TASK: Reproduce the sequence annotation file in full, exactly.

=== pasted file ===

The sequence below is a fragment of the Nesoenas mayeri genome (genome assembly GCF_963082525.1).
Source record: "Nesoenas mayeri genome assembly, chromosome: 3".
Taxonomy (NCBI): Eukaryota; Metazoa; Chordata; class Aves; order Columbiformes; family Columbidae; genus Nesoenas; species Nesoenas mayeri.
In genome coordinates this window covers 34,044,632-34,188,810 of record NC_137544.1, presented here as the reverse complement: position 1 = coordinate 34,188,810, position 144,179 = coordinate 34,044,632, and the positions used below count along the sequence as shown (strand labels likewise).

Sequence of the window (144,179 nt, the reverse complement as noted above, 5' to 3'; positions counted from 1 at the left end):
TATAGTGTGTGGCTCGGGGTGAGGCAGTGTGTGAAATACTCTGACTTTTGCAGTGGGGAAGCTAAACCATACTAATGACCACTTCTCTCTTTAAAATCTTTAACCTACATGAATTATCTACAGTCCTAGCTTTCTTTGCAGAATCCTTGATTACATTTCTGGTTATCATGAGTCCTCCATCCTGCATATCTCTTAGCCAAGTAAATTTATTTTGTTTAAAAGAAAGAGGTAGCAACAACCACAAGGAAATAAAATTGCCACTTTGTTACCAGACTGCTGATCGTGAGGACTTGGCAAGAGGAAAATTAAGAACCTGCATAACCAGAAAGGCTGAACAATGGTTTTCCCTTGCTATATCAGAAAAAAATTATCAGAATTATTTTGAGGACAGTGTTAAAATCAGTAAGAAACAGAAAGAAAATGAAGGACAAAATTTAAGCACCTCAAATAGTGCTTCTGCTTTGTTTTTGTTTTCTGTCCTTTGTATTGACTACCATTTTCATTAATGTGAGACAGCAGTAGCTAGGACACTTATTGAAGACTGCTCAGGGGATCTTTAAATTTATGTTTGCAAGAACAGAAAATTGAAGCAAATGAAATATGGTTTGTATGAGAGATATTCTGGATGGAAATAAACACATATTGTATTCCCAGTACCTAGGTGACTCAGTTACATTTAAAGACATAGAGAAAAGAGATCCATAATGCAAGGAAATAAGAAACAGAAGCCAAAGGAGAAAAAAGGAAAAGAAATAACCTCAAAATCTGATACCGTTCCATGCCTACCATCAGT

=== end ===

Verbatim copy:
The sequence below is a fragment of the Nesoenas mayeri genome (genome assembly GCF_963082525.1).
Source record: "Nesoenas mayeri genome assembly, chromosome: 3".
Taxonomy (NCBI): Eukaryota; Metazoa; Chordata; class Aves; order Columbiformes; family Columbidae; genus Nesoenas; species Nesoenas mayeri.
In genome coordinates this window covers 34,044,632-34,188,810 of record NC_137544.1, presented here as the reverse complement: position 1 = coordinate 34,188,810, position 144,179 = coordinate 34,044,632, and the positions used below count along the sequence as shown (strand labels likewise).

Sequence of the window (144,179 nt, the reverse complement as noted above, 5' to 3'; positions counted from 1 at the left end):
TATAGTGTGTGGCTCGGGGTGAGGCAGTGTGTGAAATACTCTGACTTTTGCAGTGGGGAAGCTAAACCATACTAATGACCACTTCTCTCTTTAAAATCTTTAACCTACATGAATTATCTACAGTCCTAGCTTTCTTTGCAGAATCCTTGATTACATTTCTGGTTATCATGAGTCCTCCATCCTGCATATCTCTTAGCCAAGTAAATTTATTTTGTTTAAAAGAAAGAGGTAGCAACAACCACAAGGAAATAAAATTGCCACTTTGTTACCAGACTGCTGATCGTGAGGACTTGGCAAGAGGAAAATTAAGAACCTGCATAACCAGAAAGGCTGAACAATGGTTTTCCCTTGCTATATCAGAAAAAAATTATCAGAATTATTTTGAGGACAGTGTTAAAATCAGTAAGAAACAGAAAGAAAATGAAGGACAAAATTTAAGCACCTCAAATAGTGCTTCTGCTTTGTTTTTGTTTTCTGTCCTTTGTATTGACTACCATTTTCATTAATGTGAGACAGCAGTAGCTAGGACACTTATTGAAGACTGCTCAGGGGATCTTTAAATTTATGTTTGCAAGAACAGAAAATTGAAGCAAATGAAATATGGTTTGTATGAGAGATATTCTGGATGGAAATAAACACATATTGTATTCCCAGTACCTAGGTGACTCAGTTACATTTAAAGACATAGAGAAAAGAGATCCATAATGCAAGGAAATAAGAAACAGAAGCCAAAGGAGAAAAAAGGAAAAGAAATAACCTCAAAATCTGATACCGTTCCATGCCTACCATCAGT